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What is the Mechanism Behind Weight Loss Maintenance with Gastric Bypass?

Research output: Contribution to journalReview article

Saurav Chakravartty, Daniele Tassinari, Angelo Salerno, Emmanouil Giorgakis, Francesco Rubino

Original languageEnglish
Pages (from-to)262-268
Number of pages7
JournalCurrent obesity reports
Issue number2
Publication statusPublished - 1 Jun 2015

King's Authors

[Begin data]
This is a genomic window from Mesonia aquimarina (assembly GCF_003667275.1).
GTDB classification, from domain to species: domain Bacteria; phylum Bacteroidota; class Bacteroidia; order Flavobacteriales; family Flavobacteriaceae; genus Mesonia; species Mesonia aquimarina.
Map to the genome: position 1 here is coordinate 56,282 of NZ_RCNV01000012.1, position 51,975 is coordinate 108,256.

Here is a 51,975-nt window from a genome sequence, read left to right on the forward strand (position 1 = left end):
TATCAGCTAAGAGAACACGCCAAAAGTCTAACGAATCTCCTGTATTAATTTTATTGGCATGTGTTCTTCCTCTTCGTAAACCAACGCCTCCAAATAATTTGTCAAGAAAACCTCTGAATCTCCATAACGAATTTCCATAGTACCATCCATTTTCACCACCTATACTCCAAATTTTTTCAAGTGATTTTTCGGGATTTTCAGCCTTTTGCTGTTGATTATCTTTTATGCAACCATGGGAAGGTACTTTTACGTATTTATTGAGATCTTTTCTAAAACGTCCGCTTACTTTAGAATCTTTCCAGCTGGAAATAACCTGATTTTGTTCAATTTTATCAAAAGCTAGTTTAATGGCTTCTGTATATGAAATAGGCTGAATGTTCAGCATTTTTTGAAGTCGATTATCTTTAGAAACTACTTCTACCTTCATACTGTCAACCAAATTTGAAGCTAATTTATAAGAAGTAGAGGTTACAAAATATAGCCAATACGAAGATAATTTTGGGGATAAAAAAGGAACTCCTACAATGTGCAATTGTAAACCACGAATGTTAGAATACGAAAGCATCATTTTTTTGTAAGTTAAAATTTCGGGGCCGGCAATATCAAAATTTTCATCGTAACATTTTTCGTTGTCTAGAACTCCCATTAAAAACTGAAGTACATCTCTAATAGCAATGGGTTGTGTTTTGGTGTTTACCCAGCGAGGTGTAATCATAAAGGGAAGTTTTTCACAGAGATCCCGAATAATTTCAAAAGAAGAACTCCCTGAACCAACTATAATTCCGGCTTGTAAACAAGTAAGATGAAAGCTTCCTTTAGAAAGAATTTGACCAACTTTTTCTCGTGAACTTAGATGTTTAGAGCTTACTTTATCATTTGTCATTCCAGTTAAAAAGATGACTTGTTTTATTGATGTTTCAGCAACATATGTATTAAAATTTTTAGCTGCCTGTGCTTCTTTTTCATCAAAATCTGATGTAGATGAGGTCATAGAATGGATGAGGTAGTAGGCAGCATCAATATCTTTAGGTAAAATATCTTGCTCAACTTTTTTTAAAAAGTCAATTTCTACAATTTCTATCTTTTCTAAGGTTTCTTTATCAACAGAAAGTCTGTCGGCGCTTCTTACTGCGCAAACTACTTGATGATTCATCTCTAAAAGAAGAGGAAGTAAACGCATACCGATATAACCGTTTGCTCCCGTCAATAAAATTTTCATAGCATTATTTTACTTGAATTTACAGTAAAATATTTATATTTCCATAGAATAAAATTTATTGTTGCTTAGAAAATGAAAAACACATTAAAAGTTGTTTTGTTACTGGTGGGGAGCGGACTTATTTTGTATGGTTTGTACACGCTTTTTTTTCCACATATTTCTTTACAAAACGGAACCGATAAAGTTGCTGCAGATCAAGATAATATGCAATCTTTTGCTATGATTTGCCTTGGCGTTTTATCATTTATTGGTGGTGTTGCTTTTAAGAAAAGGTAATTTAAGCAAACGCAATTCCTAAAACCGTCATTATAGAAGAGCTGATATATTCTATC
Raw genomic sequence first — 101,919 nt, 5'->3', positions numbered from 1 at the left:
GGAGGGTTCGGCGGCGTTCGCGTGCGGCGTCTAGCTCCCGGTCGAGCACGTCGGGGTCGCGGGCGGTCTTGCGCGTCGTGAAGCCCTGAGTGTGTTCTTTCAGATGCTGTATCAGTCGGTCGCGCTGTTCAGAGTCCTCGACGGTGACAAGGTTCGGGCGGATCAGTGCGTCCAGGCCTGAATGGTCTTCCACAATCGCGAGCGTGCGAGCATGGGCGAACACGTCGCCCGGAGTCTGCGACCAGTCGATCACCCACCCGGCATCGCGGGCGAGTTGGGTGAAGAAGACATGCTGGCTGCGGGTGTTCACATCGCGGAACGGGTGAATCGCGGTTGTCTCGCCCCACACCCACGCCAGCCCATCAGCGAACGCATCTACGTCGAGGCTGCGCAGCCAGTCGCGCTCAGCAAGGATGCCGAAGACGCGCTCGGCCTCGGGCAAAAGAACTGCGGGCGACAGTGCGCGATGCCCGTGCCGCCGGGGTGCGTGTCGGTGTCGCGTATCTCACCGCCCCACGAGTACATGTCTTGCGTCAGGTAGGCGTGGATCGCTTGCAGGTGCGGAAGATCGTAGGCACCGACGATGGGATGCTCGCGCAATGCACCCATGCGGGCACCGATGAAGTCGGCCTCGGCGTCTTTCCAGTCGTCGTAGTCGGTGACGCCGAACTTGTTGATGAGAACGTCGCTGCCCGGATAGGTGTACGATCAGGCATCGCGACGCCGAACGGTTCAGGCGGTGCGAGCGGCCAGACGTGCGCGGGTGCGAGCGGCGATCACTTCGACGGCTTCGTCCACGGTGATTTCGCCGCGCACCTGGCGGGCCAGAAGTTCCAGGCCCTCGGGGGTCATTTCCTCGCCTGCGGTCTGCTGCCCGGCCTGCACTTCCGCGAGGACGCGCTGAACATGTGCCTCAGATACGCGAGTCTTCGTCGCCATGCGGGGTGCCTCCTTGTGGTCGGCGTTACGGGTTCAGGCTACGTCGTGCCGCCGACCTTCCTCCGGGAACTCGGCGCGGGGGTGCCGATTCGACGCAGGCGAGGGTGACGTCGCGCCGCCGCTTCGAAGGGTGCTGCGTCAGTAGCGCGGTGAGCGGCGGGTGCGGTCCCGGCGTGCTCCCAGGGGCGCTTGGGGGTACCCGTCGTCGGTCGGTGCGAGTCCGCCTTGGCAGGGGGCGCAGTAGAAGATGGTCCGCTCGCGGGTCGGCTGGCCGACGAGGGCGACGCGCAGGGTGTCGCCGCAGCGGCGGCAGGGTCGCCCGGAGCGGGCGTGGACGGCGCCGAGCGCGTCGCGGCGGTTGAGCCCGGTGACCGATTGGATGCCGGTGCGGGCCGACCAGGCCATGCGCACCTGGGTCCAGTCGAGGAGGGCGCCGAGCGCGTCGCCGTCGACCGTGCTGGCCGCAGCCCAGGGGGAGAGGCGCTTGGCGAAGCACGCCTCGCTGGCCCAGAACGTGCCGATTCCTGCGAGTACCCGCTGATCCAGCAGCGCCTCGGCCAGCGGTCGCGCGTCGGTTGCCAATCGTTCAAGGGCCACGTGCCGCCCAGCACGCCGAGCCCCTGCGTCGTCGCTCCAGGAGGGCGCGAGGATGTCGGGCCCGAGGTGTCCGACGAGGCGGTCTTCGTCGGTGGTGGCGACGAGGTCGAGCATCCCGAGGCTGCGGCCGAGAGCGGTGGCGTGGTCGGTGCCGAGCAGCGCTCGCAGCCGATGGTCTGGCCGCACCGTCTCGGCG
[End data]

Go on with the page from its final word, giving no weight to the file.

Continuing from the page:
Obesity is an epidemic on the rise. With the failure of non-surgical strategies, bariatric surgery has emerged as the most effective therapeutic option for the treatment of severe obesity. Among various surgical options, Roux-en-Y gastric bypass (RYGB) results in sustained weight loss and profound metabolic improvements. The traditional view that gastric bypass and bariatric surgery in general works primarily through restriction/malabsorption of nutrients has become obsolete. It is now increasingly recognised that its mechanisms of action are primarily physiologic, not mechanic. In fact, clinical and translational studies over the last decade have shown that a number of gastrointestinal mechanisms, including changes in gut hormones, neural signalling, intestinal flora, bile acid and lipid metabolism can play a significant role in the effects of this procedure on energy homeostasis. The clinical efficacy and mechanisms of action of RYGB provide a compelling evidence for the role of the gastrointestinal tract in the regulation of appetite and satiety, body weight and glucose metabolism. This review discusses the physiologic changes that occur after RYGB and that contribute to its mechanisms of action.

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